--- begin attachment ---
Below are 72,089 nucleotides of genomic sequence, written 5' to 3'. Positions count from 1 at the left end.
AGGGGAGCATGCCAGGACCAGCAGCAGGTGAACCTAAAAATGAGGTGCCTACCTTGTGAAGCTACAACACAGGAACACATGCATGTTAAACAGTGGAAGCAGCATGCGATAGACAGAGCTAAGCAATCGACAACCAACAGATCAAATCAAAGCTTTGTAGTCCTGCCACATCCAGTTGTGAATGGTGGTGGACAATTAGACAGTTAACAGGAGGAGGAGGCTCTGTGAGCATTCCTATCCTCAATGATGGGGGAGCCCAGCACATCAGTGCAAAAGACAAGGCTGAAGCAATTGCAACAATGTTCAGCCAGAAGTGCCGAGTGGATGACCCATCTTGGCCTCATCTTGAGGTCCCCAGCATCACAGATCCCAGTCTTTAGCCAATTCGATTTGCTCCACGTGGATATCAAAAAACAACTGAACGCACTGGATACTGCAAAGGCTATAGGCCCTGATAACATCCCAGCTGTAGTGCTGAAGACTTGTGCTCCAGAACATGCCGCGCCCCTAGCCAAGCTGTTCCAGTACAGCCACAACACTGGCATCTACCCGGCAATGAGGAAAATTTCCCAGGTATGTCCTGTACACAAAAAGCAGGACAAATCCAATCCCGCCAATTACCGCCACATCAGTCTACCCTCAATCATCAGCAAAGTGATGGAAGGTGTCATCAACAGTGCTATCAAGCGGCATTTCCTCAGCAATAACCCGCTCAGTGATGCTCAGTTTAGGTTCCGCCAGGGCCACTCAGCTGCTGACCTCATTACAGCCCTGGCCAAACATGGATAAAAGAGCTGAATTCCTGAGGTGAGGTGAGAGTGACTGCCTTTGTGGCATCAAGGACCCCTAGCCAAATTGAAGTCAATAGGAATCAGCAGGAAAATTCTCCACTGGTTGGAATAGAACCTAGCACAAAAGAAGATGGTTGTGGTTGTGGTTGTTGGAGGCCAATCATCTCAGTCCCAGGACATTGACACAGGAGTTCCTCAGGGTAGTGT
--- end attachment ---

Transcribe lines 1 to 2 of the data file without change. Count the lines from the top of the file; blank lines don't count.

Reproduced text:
Below are 72,089 nucleotides of genomic sequence, written 5' to 3'. Positions count from 1 at the left end.
AGGGGAGCATGCCAGGACCAGCAGCAGGTGAACCTAAAAATGAGGTGCCTACCTTGTGAAGCTACAACACAGGAACACATGCATGTTAAACAGTGGAAGCAGCATGCGATAGACAGAGCTAAGCAATCGACAACCAACAGATCAAATCAAAGCTTTGTAGTCCTGCCACATCCAGTTGTGAATGGTGGTGGACAATTAGACAGTTAACAGGAGGAGGAGGCTCTGTGAGCATTCCTATCCTCAATGATGGGGGAGCCCAGCACATCAGTGCAAAAGACAAGGCTGAAGCAATTGCAACAATGTTCAGCCAGAAGTGCCGAGTGGATGACCCATCTTGGCCTCATCTTGAGGTCCCCAGCATCACAGATCCCAGTCTTTAGCCAATTCGATTTGCTCCACGTGGATATCAAAAAACAACTGAACGCACTGGATACTGCAAAGGCTATAGGCCCTGATAACATCCCAGCTGTAGTGCTGAAGACTTGTGCTCCAGAACATGCCGCGCCCCTAGCCAAGCTGTTCCAGTACAGCCACAACACTGGCATCTACCCGGCAATGAGGAAAATTTCCCAGGTATGTCCTGTACACAAAAAGCAGGACAAATCCAATCCCGCCAATTACCGCCACATCAGTCTACCCTCAATCATCAGCAAAGTGATGGAAGGTGTCATCAACAGTGCTATCAAGCGGCATTTCCTCAGCAATAACCCGCTCAGTGATGCTCAGTTTAGGTTCCGCCAGGGCCACTCAGCTGCTGACCTCATTACAGCCCTGGCCAAACATGGATAAAAGAGCTGAATTCCTGAGGTGAGGTGAGAGTGACTGCCTTTGTGGCATCAAGGACCCCTAGCCAAATTGAAGTCAATAGGAATCAGCAGGAAAATTCTCCACTGGTTGGAATAGAACCTAGCACAAAAGAAGATGGTTGTGGTTGTGGTTGTTGGAGGCCAATCATCTCAGTCCCAGGACATTGACACAGGAGTTCCTCAGGGTAGTGT